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I am designing a chat database with the next requirements:

  • Only private messages, A to B. No groups nor rooms.
  • When user A send message to B, if user A deletes conversation, user B still be able to view the conversation until user B deletes it.
  • Messages will not be erasable individually. Only able to delete full history conversation.

And now I have this:

  • When user A send message to user B, then one message register will be created, with a id. This will be the foreign key to conversation table.
  • In conversation table, two registers will be created for the same message id. One for the user who sends the message, and other for the user who receives the message. Each register has a field called in-out, where specify if message was send or received. Example:

/*
conversation_table                              messages_table
+--------------------------------------------+  +----------------------------------------+
| user_id | participant_id | in-out | msg_id |  | msg_id |            body               |
+--------------------------------------------+  +----------------------------------------+
|    A    |        B       |    0   |   101  |  |   101  | Hello B, what's up            |
|    B    |        A       |    1   |   101  |  |   102  | Hey A, here in stackoverflow  |
|    B    |        A       |    0   |   102  |  |   103  | That's nice B, and what's new |
|    A    |        B       |    1   |   102  |  +----------------------------------------+
|    A    |        B       |    0   |   103  |
|    B    |        A       |    1   |   103  |
+--------------------------------------------+


Chat windows

+-----------------------------------------+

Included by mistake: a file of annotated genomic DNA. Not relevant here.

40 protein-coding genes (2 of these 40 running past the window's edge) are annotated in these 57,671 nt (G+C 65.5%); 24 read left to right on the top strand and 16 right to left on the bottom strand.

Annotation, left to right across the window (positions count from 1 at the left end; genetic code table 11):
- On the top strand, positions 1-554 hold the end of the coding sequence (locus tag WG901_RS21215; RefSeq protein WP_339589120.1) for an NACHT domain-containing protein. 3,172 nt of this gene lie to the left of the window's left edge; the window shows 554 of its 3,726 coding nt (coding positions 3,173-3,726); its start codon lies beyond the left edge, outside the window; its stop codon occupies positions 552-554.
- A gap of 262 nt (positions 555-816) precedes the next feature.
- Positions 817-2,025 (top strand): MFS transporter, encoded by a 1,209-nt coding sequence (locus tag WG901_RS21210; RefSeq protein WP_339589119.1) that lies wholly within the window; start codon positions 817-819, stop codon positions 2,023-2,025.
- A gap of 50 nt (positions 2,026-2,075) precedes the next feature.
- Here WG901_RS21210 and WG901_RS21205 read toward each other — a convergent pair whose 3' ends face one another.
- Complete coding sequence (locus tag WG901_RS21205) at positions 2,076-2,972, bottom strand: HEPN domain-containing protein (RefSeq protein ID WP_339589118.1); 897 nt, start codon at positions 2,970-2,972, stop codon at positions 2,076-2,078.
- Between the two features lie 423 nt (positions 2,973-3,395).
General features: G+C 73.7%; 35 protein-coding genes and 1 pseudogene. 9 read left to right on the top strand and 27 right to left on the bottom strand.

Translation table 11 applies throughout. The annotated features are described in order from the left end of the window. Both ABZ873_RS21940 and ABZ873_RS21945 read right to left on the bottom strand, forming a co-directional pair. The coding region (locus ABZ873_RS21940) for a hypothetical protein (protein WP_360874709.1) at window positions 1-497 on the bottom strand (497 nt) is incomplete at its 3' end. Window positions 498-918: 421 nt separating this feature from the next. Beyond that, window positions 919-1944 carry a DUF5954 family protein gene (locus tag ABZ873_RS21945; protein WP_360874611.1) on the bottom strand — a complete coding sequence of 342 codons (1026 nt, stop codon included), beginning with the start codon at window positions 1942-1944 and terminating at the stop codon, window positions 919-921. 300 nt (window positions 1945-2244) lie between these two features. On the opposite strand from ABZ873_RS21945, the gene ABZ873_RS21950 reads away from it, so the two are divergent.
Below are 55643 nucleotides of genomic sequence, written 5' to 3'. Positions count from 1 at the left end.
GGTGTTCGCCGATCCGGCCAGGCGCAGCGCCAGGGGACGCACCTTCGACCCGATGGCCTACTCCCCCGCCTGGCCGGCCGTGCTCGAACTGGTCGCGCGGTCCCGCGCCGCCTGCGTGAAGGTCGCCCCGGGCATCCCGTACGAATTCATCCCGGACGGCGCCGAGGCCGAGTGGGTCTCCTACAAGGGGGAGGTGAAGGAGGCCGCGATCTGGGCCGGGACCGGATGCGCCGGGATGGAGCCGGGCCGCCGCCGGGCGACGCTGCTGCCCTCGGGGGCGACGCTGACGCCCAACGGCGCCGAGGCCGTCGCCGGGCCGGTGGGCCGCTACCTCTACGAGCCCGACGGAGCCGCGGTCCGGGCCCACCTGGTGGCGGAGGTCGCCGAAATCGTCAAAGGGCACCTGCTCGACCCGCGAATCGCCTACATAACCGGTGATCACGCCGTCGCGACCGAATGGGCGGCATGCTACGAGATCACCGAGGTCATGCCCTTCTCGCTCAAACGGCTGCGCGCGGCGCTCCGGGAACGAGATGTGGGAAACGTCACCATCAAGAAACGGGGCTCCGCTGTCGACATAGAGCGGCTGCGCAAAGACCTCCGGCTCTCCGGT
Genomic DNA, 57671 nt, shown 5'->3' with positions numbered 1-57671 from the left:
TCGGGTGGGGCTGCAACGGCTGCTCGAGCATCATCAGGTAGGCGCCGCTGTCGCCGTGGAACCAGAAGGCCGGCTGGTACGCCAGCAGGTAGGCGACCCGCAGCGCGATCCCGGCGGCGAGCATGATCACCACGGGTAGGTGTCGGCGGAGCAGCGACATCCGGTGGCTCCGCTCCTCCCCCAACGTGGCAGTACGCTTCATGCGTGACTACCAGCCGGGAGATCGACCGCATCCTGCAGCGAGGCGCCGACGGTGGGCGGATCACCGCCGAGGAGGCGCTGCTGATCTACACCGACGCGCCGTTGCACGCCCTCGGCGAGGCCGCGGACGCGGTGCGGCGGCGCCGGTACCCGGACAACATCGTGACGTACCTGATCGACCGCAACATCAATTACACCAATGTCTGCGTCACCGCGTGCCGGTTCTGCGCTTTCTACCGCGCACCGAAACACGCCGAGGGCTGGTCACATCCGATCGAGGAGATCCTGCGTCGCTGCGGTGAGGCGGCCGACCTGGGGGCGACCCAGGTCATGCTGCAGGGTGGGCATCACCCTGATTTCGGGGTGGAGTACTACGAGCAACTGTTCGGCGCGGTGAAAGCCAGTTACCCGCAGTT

| User A                                  |
+-----------------------------------------+
| Sent: Hello B, what's up                |
| Received: Hey A, here in stackoverflow  |
| Sent: That's nice B, and what's new     |
+-----------------------------------------+

+-----------------------------------------+
| User B                                  |
+-----------------------------------------+
| Received: Hello B, what's up            |
| Sent: Hey A, here in stackoverflow      |
| Received: That's nice B, and what's new |
+-----------------------------------------+

*/

In this way. I am able to separate for each individual user, their full chat history, then filtering with required participant.

And separating send messages from received messages results easy just with in-out var. for example, if message is received (0) put it on the left side, or if message was sent, then put it to the right side.

SQL to get messages for user A chatting with user B:

SELECT * FROM conversation_table C INNER JOIN messages_table M ON (C.msg_id=M.msg_id)   WHERE C.user_id=A AND C.participant=B

And to insert messages from user A to user B:

INSERT INTO messages_table (msg_id, body) VALUES (101, 'Hello B, what's up')

INSERT INTO conversation_table (user_id, participant_id, in-out, msg_id) VALUES 
(A, B, 0, 101) #messages get out from user A to User B
(B, A, 1, 101) #message comes in to user B from user A